Efficacy of vibegron, a novel selective β3-adrenoreceptor agonist, on urgency urinary incontinence with overactive bladder: Post-hoc analysis of phase III study

Yoshida M1, Takeda M2, Gotoh M3, Yokoyama O4, Kakizaki H5, Takahashi S6, Masumori N7, Nagai S8, Hashimoto K8, Minemura K8

Research Type


Abstract Category

Overactive Bladder

Abstract 180
Overactive Bladder
Scientific Podium Short Oral Session 8
Wednesday 4th September 2019
14:37 - 14:45
Hall K
Overactive Bladder Urgency Urinary Incontinence Urgency/Frequency Incontinence
1.Department of Urology, National Center for Geriatrics and Gerontology, Obu, Aichi, Japan, 2.Department of Urology, Graduate School of Medical Sciences, University of Yamanashi, Kofu, Yamanashi, Japan, 3.Department of Urology, Nagoya University Graduate School of Medicine, Nagoya, Aichi, Japan, 4.Department of Urology, Faculty of Medical Science, University of Fukui, Fukui, Japan, 5.Department of Renal and Urologic Surgery, Asahikawa Medical University, Asahikawa, Hokkaido, Japan, 6.Department of Urology, Nihon University School of Medicine, Tokyo, Japan, 7.Department of Urology, Sapporo Medical University School of Medicine, Sapporo, Hokkaido, Japan, 8.Kyorin Pharmaceutical Co., LTD, Tokyo, Japan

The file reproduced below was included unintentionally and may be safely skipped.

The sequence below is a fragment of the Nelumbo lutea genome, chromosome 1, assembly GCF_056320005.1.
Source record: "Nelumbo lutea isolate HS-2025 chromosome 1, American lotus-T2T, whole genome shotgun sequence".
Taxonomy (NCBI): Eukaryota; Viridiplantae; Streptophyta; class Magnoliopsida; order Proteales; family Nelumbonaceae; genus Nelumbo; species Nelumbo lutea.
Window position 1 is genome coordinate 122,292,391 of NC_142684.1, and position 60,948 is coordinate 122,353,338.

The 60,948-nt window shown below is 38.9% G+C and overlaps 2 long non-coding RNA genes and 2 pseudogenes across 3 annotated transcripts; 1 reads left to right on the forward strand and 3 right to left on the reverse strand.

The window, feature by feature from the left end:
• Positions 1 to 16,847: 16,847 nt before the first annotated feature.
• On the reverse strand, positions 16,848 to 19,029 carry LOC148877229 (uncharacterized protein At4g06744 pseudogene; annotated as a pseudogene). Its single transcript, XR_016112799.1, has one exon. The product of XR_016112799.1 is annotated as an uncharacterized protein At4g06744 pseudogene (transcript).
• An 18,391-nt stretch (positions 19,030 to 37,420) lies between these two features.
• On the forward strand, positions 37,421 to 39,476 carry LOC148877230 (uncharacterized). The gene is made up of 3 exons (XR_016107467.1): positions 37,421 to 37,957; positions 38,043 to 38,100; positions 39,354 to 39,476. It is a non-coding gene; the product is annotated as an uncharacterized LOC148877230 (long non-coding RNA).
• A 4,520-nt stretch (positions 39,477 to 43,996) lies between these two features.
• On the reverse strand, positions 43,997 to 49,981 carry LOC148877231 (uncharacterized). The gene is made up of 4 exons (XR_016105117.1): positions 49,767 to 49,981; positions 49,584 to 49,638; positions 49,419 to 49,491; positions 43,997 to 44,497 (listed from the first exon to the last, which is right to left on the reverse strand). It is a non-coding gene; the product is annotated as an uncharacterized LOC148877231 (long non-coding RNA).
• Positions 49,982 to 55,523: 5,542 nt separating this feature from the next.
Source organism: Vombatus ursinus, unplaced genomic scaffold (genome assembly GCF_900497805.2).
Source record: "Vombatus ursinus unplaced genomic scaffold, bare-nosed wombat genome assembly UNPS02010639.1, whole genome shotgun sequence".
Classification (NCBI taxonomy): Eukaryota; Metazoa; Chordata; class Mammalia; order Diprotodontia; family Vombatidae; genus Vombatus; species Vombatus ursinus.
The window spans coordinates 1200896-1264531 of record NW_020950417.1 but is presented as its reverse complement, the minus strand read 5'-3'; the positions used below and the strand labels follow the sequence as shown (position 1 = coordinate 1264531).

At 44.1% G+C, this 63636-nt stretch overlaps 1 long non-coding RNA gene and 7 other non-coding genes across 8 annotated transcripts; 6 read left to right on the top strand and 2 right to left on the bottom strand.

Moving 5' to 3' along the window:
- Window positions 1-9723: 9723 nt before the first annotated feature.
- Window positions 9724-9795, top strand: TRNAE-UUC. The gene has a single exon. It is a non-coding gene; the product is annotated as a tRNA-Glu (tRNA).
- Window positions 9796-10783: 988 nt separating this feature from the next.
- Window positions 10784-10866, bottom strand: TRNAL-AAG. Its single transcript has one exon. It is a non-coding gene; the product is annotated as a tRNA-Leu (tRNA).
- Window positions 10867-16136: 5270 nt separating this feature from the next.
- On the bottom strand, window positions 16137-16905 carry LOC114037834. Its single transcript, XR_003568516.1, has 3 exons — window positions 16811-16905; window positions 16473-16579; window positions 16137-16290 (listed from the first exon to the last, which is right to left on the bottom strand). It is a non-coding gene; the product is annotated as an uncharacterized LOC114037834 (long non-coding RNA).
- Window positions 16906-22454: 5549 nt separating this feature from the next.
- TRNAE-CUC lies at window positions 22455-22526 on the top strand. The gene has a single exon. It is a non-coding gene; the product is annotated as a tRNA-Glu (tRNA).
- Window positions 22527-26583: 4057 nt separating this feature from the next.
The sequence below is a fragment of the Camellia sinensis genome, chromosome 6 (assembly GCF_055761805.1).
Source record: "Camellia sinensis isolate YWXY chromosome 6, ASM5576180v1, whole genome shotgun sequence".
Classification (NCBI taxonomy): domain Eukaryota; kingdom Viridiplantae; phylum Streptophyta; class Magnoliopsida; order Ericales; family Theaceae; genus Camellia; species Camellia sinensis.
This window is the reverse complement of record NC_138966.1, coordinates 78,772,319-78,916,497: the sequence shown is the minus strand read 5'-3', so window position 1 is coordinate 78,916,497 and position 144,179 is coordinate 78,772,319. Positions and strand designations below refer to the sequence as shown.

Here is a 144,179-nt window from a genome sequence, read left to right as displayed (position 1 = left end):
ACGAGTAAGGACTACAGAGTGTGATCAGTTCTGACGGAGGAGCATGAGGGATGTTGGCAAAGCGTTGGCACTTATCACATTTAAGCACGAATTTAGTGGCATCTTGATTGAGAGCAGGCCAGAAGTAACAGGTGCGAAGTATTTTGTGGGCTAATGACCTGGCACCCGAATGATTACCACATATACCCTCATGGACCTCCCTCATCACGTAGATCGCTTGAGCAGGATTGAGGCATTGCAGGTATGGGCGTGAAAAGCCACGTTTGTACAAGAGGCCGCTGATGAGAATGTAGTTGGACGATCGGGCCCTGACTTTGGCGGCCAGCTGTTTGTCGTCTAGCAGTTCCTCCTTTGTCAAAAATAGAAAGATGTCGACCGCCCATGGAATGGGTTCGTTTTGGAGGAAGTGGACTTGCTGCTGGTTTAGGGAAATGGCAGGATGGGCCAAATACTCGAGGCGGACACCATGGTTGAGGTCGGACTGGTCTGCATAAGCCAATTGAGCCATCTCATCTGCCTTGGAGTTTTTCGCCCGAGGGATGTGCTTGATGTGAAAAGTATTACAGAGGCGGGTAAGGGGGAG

Masaki Yoshida



Hypothesis / aims of study
Urinary incontinence is common in women, and prominently impairs patient quality of life (QOL). Urinary incontinence is categorized into 2 types: stress urinary incontinence and urgency urinary incontinence (UUI), the latter defined as urine leakage taking place simultaneously with or just after an urgency episode, which is an essential symptom for diagnosis of overactive bladder (OAB). A novel β3-adrenoreceptor agonist vibegron demonstrated efficacy and safety in Japanese OAB patients enrolled in the phase III trial (1), but evidence of its efficacy on UUI is scarce. Therefore, a post-hoc analysis of the phase III study was performed to evaluate the efficacy of vibegron on UUI in OAB patients.